Today is the official U.S. book birthday of the historical fiction novel The Familiars by Stacey Halls, which is set during the events of the 1612 Pendle Hill Witch Trials.
Since the U.K. edition came out on February 7, we figured today was the perfect time for another witchy book cover battle!
Witch cover do you prefer, the US version (left) or the UK version (right)?
Keep reading to check out the official synopsis and vote for the cover that wore it best below!
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I was not emotionally prepared for the conclusion of the Shades of Magic series, which features the darkest and most high-stakes story yet. In true book hangover fashion, my heart still aches over this beautifully written and perfectly plotted final book. Picking up where the cliffhanger in A Gathering of Shadows left off, A Conjuring of Light does not let down in the world- and character-building department. Read: you will not be disappointed. This book deserves all the stars, and has me even more stoked for the comic book spin-off series The Steel Prince.
I was very cautious (and also super annoyed) going into Tower of Dawn, because honestly, who wants an entire Chaol book? Thankfully, I was proven completely wrong … but only after I powered through the slow opening. After those first 200-ish pages, it was full stream ahead for the remainder of the novel, with the penultimate book in the Throne of Glass series even — dare I say it? — redeeming Chaol. The story’s success is due in large part to healer Yrene, who makes her triumphant return to the series, as well as some pretty shocking reveals that set the stage for the series conclusion (review below).
Monty, Percy, Felicity and their pirate friends return in this cute, fluffy follow up to The Gentleman’s Guide to Vice and Virtue. Set before the events in The Lady’s Guide to Petticoats and Piracy, Lee’s short story length tale follows Monty and Percy as they settle into their new relationship. There’s only one problem: despite Monty’s reputation as a rake, he and Percy have yet to be intimate with one another. With that knowledge weighing heavily on him, Monty turns to Felicity for help. What could go right?
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Part memoir, part self-help(ish) book, part something else entirely, Matt Haig’s Reasons to Stay Alive seeks to remove the stigma society places on depression, by revealing the author’s own struggles with the disease, as well as peppering the book with facts and statistics on depression and suicide. Super personal and very raw, I see this as a sort of companion to Notes on a Nervous Planet, which is structured in a very similar manner. Warning: this one is not nearly as light-hearted, but equally helpful.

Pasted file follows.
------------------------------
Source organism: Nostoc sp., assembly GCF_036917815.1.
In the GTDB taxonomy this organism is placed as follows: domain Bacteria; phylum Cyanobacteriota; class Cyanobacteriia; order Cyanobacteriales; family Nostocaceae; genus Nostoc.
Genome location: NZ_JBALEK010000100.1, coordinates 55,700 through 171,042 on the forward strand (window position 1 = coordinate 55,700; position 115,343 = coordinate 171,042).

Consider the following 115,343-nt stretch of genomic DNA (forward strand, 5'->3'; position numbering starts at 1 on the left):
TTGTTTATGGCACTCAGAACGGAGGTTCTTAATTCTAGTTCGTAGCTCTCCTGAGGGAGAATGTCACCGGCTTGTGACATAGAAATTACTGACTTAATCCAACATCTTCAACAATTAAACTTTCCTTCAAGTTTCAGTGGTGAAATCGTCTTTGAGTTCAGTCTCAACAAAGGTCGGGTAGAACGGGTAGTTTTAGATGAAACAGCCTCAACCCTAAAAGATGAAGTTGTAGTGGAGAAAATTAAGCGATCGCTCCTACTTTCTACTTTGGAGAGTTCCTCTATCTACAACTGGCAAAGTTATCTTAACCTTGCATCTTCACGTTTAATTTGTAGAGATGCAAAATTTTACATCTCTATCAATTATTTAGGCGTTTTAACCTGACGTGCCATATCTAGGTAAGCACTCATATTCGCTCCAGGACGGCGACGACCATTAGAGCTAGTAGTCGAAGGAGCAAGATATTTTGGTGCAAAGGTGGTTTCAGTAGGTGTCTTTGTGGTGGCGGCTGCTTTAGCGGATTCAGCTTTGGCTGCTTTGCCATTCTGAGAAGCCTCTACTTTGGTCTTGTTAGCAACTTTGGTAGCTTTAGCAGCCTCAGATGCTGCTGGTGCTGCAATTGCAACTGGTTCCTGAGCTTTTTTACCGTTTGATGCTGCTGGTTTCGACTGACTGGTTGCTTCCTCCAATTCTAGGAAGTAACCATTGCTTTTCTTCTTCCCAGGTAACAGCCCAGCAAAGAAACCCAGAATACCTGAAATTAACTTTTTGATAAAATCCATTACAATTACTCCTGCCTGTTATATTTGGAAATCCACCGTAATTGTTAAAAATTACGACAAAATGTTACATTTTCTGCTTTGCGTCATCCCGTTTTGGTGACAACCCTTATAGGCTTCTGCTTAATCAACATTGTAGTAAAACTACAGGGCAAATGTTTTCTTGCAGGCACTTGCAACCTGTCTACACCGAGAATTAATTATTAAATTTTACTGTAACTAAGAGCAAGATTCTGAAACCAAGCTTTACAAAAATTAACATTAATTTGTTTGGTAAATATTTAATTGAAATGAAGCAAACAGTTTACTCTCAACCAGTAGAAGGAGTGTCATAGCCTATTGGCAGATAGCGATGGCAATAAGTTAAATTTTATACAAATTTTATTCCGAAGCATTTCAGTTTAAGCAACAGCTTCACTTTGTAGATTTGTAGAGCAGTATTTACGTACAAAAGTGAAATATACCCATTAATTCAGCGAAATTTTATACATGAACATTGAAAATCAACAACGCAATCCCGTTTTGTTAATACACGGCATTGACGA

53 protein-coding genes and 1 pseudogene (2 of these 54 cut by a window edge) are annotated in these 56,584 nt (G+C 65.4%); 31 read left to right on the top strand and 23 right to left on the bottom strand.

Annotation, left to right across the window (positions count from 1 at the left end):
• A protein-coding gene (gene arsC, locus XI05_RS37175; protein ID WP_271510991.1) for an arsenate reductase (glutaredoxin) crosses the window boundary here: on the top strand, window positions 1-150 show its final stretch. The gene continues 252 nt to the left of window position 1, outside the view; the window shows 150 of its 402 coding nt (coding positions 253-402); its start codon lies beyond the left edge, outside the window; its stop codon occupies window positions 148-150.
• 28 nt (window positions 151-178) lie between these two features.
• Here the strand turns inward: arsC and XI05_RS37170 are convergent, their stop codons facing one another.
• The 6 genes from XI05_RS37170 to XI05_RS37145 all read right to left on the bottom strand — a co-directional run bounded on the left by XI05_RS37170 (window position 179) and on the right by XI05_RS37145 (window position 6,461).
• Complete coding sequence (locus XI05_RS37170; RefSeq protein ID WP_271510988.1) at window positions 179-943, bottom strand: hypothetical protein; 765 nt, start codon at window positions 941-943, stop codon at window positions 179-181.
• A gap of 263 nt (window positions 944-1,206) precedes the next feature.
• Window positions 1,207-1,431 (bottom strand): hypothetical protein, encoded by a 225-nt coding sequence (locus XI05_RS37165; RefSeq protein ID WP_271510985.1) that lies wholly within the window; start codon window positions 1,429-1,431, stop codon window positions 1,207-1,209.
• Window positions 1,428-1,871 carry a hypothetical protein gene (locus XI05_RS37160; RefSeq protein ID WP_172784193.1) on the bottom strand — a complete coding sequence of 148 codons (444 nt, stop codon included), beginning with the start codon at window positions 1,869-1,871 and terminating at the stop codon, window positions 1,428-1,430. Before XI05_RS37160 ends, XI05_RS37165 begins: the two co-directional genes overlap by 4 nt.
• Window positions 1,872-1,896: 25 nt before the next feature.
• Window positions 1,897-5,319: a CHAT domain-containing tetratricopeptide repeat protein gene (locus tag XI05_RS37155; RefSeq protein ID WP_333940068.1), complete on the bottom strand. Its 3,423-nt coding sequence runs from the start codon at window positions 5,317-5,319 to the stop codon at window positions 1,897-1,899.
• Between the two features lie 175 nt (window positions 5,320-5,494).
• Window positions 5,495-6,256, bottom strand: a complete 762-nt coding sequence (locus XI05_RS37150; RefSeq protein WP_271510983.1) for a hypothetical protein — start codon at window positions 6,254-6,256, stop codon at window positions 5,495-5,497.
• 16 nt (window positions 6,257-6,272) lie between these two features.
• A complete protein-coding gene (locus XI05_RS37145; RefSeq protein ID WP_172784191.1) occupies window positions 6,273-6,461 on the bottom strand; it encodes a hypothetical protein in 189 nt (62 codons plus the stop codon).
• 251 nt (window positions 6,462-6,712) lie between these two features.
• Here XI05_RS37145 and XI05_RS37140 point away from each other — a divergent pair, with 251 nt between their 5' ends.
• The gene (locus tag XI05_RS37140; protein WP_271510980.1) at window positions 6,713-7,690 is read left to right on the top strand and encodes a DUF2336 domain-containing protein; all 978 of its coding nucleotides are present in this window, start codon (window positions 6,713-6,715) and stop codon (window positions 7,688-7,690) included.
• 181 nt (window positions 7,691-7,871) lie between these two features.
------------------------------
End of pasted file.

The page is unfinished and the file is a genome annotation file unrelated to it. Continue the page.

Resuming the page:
Baby Teeth by Zoje Stage (★★★☆☆½)
Baby Teeth stars a pint-sized sociopath with designs to kill her mother, the mother herself, and the father who is completely oblivious to his wife and daughter’s true selves. You know, totally normal family dynamic type stuff. The story is made up of alternating chapters that switch between the crazed daughter who is too smart/demonic to be believable, and her mother, who is convinced she will never be a good enough wife and mother. While a super interesting premise — mostly because the kid is not alright — the plot definitely drags at times.
Rust & Stardust is based on the 1948 kidnapping of 11-year-old Florence “Sally” Horner, a crime that would go on to inspire the Vladimir Nabokov classic Lolita. Despite being pulled straight from history, Greenwood’s novel is less a true crime story and more historical fiction, exploring the horrors that Sally was most likely forced to endure during her 21-month ordeal, and the ramifications it had on the people in her life. This heartbreaking and beautifully written novel deserves every single star (and then some).
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Everyone’s favorite smutty couple is back in this lengthy novella that bridges the gap between ACOWAR and the next — as of yet untitled — book in the ACOTAR series. While it was great to hang out with all my friends again, I think Maas spent too much time setting tiny things into motion for her next trilogy (wasn’t there enough of that in ACOWAR?) when all I wanted was 200 pages of Feysand fan fiction.
Dividing Eden by Joelle Charbonneau (★★★☆☆½)
I had high hopes for Dividing Eden, a young adult novel whose premise promised to focus on an epic, backstabbing rivalry between two royal twins fighting over one throne. Unfortunately, the rivalry was far from believable thanks to a main character who suddenly becomes a murderous monster after one five-minute conversation at a party. It’s not really character development if it develops from nowhere.
Michelle McNamara is the queen of compulsively readable true crime. Sadly, she suddenly passed away before she could finish the first (of what should have been many) nonfiction books, leaving the novel to be finished by her two researchers. Despite this setback, I’ll Be Gone in the Dark still feels like a mostly complete look at the rapist and serial-killer McNamara dubbed the Golden State Killer. And a unique glimpse at the true crime author who was obsessed with discovering his identity.
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